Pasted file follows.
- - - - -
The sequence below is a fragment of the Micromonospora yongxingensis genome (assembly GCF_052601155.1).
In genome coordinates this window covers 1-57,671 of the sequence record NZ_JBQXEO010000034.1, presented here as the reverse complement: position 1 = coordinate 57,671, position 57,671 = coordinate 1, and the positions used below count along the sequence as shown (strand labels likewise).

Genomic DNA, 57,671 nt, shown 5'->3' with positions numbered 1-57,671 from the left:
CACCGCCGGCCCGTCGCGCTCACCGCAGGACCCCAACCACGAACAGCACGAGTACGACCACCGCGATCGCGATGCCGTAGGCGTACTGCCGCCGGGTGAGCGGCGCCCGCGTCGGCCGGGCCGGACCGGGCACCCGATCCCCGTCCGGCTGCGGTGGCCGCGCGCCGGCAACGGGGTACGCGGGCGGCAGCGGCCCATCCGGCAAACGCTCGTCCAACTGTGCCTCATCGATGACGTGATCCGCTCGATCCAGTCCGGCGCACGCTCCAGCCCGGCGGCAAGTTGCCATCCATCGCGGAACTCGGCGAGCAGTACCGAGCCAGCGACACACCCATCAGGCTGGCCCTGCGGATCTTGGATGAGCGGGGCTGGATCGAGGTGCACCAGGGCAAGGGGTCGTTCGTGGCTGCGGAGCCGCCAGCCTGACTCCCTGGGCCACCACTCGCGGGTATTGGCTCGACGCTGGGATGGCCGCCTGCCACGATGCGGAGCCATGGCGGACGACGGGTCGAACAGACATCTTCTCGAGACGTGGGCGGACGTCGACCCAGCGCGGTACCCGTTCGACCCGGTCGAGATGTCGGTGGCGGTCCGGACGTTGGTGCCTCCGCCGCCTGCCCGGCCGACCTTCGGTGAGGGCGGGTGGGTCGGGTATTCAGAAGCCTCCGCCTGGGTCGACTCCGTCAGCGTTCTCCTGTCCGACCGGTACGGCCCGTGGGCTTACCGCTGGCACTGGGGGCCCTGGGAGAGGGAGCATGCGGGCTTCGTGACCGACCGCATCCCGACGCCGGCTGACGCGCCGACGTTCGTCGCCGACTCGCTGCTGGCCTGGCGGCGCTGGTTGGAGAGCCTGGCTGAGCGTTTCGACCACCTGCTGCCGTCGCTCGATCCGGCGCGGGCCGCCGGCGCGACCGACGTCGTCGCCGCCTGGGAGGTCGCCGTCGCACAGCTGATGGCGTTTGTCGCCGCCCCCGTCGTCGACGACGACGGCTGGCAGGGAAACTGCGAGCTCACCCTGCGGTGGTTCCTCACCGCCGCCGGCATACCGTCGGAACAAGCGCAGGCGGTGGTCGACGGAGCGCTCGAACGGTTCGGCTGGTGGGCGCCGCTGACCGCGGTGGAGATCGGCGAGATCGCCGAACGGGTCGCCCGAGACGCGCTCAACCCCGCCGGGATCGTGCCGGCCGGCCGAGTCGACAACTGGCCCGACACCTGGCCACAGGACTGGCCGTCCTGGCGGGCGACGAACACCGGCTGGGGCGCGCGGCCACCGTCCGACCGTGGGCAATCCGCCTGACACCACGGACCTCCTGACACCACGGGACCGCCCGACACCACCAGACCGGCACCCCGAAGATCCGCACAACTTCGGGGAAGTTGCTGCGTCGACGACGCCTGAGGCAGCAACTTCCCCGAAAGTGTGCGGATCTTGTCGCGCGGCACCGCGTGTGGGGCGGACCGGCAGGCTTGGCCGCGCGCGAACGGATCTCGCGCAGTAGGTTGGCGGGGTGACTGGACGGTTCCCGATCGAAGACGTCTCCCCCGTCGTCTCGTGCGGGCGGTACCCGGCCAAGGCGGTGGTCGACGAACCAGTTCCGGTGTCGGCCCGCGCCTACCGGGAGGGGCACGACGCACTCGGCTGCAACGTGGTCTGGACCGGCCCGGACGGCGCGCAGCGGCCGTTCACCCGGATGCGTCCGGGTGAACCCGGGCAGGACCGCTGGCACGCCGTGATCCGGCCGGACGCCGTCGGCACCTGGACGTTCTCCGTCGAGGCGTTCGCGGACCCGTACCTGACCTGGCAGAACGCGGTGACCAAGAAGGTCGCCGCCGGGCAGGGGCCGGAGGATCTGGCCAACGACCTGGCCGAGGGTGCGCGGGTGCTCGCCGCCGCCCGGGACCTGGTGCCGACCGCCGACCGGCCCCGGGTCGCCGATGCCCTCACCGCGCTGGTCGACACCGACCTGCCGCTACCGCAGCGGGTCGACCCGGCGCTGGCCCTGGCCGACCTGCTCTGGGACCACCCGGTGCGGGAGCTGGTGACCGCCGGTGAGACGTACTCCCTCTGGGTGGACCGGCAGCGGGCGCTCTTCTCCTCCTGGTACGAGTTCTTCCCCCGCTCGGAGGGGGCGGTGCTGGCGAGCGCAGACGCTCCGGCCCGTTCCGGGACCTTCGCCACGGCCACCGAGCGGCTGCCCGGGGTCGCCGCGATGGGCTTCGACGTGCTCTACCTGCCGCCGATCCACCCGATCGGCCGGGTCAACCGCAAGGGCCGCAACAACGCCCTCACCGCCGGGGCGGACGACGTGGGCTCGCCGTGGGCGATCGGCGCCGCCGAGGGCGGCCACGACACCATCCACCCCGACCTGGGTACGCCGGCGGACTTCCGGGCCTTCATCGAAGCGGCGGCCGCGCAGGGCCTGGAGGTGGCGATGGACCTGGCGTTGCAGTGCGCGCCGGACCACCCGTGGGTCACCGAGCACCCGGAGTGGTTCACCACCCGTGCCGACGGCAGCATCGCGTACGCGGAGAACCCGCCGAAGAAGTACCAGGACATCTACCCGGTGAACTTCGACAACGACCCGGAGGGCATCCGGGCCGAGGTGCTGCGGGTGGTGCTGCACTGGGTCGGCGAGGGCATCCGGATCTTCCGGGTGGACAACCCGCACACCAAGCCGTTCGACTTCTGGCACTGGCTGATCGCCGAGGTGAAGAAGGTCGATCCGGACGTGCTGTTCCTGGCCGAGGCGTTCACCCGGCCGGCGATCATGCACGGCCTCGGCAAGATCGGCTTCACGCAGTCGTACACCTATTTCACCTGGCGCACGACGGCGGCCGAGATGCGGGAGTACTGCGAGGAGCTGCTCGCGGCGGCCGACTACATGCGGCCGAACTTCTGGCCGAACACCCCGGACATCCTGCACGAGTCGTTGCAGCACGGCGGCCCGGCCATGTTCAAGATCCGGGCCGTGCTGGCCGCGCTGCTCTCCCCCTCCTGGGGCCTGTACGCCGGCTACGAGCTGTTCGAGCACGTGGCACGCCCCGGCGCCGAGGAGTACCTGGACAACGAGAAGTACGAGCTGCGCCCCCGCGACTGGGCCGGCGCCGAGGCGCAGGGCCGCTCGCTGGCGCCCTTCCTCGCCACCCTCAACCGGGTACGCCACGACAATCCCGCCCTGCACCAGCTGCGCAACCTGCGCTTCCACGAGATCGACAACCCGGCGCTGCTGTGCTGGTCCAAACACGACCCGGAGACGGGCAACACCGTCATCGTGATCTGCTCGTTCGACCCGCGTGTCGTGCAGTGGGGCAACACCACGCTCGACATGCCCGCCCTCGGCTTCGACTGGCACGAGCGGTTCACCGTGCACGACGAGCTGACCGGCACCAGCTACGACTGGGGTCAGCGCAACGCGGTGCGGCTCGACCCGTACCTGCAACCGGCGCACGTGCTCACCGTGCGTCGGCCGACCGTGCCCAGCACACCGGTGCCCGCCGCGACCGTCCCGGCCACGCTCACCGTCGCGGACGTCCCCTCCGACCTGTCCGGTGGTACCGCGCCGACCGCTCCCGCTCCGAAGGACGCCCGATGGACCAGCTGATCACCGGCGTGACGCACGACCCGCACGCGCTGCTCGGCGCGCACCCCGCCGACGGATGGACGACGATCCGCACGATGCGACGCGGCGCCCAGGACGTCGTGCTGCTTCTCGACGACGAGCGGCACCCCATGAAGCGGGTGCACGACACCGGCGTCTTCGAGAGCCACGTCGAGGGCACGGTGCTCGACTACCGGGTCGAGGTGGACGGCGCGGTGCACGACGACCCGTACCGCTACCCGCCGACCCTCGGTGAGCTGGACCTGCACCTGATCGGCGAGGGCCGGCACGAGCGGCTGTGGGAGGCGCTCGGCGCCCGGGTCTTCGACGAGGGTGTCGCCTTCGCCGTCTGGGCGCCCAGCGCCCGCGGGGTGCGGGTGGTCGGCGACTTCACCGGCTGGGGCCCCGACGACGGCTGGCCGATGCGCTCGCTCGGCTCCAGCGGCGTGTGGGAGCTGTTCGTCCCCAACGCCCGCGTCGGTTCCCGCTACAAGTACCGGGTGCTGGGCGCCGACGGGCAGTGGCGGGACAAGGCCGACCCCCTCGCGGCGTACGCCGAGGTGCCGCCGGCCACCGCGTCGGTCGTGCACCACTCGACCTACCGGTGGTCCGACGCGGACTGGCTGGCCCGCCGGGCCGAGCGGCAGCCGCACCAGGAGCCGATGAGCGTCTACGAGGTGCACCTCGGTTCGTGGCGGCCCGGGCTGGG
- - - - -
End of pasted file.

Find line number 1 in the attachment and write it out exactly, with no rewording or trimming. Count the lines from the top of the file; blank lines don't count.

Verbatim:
The sequence below is a fragment of the Micromonospora yongxingensis genome (assembly GCF_052601155.1).